There's a multitude of plants that can be grown in SproutsIO. We grow anything from tomatoes to basil—there's a huge variety. When we first launch, we'll have a series of pre-approved plants to grow in SproutsIO, and that will continue to [increase] exponentially from there.

With SproutsIO gearing to launch this year, what's been on your plate?

In 2014, we focused on developing what we called our 'complete functional prototype' and we had about 5,000 people sign up for beta testing for that program. We tested that here in the Boston area: sent it to people's homes, had people come into the office, got feedback and really learned a lot about what people liked and what we could improve upon. So last year, we were focused on incorporating all of the feedback into our design for manufacturing process. We were excited at the end of last year to start working with chefs here in the Boston area. They were actually the first to try out our new system—which is our design-for-manufacture model, and is what we're planning on launching with this year.

And that was one of the things that was most incredible to the chefs that we were working with. For instance, one of the things we grew with them was this chervil, which is a very finicky herb to grow. I actually didn't know much about it until I started talking with chefs, but they use it for a number of dishes. It's difficult to source, and even if you purchase it locally, oftentimes it gets damaged in the process going from farm to table. They were really interested in trying to grow it themselves, and I won't tell you how much they used to waste before, but let's put it this way: it was way more efficient using SproutsIO. They were able to use 90-95% of the chervil that was grown in-system, and they said that the taste was the same if not better than what they were able to purchase from local farms.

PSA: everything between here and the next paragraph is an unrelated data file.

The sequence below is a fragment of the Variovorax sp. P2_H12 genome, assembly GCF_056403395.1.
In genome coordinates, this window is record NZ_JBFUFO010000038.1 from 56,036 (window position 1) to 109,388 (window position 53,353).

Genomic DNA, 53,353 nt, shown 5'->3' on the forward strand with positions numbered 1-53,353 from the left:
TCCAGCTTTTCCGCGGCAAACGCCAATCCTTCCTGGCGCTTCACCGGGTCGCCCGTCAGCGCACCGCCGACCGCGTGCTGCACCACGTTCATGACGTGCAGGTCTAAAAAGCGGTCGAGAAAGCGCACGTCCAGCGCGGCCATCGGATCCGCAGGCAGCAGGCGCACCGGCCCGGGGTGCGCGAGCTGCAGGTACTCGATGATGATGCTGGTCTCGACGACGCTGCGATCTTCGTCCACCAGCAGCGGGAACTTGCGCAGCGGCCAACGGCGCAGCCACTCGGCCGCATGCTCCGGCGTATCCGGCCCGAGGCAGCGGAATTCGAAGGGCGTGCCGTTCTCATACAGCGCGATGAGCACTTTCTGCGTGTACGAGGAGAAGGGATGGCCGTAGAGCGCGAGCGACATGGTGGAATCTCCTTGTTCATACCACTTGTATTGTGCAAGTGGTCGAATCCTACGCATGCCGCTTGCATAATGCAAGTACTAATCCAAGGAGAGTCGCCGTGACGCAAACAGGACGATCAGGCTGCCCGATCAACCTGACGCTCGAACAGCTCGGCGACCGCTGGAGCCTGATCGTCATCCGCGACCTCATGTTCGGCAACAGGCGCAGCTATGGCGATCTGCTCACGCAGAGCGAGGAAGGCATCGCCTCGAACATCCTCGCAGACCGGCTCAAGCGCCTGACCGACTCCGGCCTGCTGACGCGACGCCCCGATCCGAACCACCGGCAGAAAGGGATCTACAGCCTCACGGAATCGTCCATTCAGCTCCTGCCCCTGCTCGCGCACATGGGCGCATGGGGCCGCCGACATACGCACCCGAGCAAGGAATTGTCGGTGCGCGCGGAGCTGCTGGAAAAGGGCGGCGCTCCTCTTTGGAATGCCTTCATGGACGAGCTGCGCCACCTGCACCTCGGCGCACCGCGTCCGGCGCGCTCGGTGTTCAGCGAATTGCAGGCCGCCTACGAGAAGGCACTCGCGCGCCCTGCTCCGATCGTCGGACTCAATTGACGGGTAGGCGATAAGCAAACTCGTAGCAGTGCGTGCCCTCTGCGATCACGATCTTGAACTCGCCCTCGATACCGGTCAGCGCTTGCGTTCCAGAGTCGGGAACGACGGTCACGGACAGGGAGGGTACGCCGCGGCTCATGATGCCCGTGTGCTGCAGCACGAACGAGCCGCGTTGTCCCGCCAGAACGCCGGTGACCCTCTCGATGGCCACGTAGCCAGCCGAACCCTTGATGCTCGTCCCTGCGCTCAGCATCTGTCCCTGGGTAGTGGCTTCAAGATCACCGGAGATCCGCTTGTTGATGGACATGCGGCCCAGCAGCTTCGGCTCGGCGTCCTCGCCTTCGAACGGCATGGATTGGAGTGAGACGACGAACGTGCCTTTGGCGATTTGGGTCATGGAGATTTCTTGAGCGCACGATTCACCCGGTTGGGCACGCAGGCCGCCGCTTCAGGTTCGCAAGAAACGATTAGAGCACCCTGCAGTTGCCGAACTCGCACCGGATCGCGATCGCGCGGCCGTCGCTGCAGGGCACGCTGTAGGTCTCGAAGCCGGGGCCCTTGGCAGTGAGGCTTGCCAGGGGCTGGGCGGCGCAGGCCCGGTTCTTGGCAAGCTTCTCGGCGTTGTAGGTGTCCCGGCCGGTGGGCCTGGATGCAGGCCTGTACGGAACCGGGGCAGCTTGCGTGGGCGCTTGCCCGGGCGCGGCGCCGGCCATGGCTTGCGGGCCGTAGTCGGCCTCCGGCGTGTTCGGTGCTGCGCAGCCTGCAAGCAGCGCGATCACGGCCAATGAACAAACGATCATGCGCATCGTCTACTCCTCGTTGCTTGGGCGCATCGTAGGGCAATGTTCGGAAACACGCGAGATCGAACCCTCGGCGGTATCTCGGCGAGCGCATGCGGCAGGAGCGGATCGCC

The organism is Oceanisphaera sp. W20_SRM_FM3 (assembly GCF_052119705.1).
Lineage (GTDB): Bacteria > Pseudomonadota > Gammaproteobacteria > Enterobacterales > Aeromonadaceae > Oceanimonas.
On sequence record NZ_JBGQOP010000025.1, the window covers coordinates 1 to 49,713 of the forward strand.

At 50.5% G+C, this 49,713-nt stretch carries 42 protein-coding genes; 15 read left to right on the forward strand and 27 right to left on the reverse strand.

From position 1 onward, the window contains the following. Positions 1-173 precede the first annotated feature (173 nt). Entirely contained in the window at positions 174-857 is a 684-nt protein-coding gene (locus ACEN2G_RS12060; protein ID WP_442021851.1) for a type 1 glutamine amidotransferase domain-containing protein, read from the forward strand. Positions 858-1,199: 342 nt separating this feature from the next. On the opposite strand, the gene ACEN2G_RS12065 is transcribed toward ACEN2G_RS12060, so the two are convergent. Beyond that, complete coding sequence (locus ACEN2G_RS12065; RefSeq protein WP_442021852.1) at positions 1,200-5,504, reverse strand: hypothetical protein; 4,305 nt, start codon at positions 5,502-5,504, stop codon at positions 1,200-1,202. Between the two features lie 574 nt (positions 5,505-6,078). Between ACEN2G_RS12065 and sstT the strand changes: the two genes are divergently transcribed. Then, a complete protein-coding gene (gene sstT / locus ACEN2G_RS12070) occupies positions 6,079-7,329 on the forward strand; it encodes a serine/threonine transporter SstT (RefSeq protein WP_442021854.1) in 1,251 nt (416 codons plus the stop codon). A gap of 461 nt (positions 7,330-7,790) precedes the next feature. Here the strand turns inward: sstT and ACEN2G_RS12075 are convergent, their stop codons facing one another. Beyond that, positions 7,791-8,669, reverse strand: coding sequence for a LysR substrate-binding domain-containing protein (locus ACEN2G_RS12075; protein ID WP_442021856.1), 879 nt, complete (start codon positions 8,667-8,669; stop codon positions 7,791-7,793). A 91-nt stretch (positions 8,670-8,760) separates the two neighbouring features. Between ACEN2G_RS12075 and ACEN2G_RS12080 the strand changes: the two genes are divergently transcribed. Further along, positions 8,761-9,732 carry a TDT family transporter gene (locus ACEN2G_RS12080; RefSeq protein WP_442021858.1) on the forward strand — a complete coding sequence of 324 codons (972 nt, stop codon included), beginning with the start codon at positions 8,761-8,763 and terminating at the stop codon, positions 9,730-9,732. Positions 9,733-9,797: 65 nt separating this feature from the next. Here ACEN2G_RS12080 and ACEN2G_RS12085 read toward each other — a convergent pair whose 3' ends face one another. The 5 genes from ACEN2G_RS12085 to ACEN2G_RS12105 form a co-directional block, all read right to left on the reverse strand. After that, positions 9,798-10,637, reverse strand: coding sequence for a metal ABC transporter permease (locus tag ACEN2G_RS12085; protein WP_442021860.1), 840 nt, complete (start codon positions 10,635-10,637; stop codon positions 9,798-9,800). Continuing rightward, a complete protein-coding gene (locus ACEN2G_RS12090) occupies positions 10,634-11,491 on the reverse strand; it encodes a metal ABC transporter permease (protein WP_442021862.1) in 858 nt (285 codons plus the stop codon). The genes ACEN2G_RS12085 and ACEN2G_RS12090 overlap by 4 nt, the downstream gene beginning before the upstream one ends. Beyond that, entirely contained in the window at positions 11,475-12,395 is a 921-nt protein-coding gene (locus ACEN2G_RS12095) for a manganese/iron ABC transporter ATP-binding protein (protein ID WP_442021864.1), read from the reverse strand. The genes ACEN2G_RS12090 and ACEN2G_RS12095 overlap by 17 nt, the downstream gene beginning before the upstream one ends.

Is there a hesitation from consumers to bring so much tech into growing plants?

Sometimes I'll have conversations with people and they'll ask me, "Introducing technology, doesn't that separate us more from nature, from the produce itself?" I actually think it's quite the contrary—we can use the technology in ways to really see and understand plants in the way we never could previously. One of the things we do here at SproutsIO, we actually have a camera onboard the system so it can constantly take images of the plants while it's growing. You can start to understand the growing habits and timelines of the plants themselves; something typically the human eye wouldn't be able to discern and acknowledge. We're able to really look at that in more detail and we can look at health monitoring of the plant through those photos as well as just looking at the magical experience of... seeing how plants exist in this kind of other world that we haven't really even explored before. There's a tremendous potential in being able to grow this way and to look at new methodologies of growing.

Images of Chef Ben Weisberger at No.9 Park; dishes at Menton restaurant; renderings and product all courtesy of SproutsIO